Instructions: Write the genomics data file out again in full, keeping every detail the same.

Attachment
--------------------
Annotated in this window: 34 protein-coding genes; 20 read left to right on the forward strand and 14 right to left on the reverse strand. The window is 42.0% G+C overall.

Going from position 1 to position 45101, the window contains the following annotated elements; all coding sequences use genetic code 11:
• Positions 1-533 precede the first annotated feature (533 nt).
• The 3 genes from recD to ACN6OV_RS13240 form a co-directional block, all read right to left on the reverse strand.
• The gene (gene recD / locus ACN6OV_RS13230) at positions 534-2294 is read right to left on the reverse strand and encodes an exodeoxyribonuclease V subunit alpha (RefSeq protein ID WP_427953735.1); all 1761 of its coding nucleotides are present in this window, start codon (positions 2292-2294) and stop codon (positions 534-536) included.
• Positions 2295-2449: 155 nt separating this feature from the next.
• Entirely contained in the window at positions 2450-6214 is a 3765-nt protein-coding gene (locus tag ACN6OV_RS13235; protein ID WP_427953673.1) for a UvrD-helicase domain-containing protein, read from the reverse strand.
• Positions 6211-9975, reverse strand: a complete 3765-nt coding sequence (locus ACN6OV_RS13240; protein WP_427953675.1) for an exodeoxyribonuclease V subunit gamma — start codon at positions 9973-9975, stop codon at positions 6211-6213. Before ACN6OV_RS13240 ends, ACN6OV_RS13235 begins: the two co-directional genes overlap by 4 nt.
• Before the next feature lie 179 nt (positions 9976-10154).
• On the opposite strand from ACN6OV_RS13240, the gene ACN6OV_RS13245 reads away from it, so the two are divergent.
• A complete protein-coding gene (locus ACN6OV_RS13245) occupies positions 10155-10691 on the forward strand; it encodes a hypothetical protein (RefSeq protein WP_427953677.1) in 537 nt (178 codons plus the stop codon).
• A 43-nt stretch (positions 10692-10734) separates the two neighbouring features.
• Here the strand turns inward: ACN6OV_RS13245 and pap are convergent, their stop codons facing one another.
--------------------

Annotated in this window: 34 protein-coding genes; 20 read left to right on the forward strand and 14 right to left on the reverse strand. The window is 42.0% G+C overall.

Going from position 1 to position 45101, the window contains the following annotated elements; all coding sequences use genetic code 11:
• Positions 1-533 precede the first annotated feature (533 nt).
• The 3 genes from recD to ACN6OV_RS13240 form a co-directional block, all read right to left on the reverse strand.
• The gene (gene recD / locus ACN6OV_RS13230) at positions 534-2294 is read right to left on the reverse strand and encodes an exodeoxyribonuclease V subunit alpha (RefSeq protein ID WP_427953735.1); all 1761 of its coding nucleotides are present in this window, start codon (positions 2292-2294) and stop codon (positions 534-536) included.
• Positions 2295-2449: 155 nt separating this feature from the next.
• Entirely contained in the window at positions 2450-6214 is a 3765-nt protein-coding gene (locus tag ACN6OV_RS13235; protein ID WP_427953673.1) for a UvrD-helicase domain-containing protein, read from the reverse strand.
• Positions 6211-9975, reverse strand: a complete 3765-nt coding sequence (locus ACN6OV_RS13240; protein WP_427953675.1) for an exodeoxyribonuclease V subunit gamma — start codon at positions 9973-9975, stop codon at positions 6211-6213. Before ACN6OV_RS13240 ends, ACN6OV_RS13235 begins: the two co-directional genes overlap by 4 nt.
• Before the next feature lie 179 nt (positions 9976-10154).
• On the opposite strand from ACN6OV_RS13240, the gene ACN6OV_RS13245 reads away from it, so the two are divergent.
• A complete protein-coding gene (locus ACN6OV_RS13245) occupies positions 10155-10691 on the forward strand; it encodes a hypothetical protein (RefSeq protein WP_427953677.1) in 537 nt (178 codons plus the stop codon).
• A 43-nt stretch (positions 10692-10734) separates the two neighbouring features.
• Here the strand turns inward: ACN6OV_RS13245 and pap are convergent, their stop codons facing one another.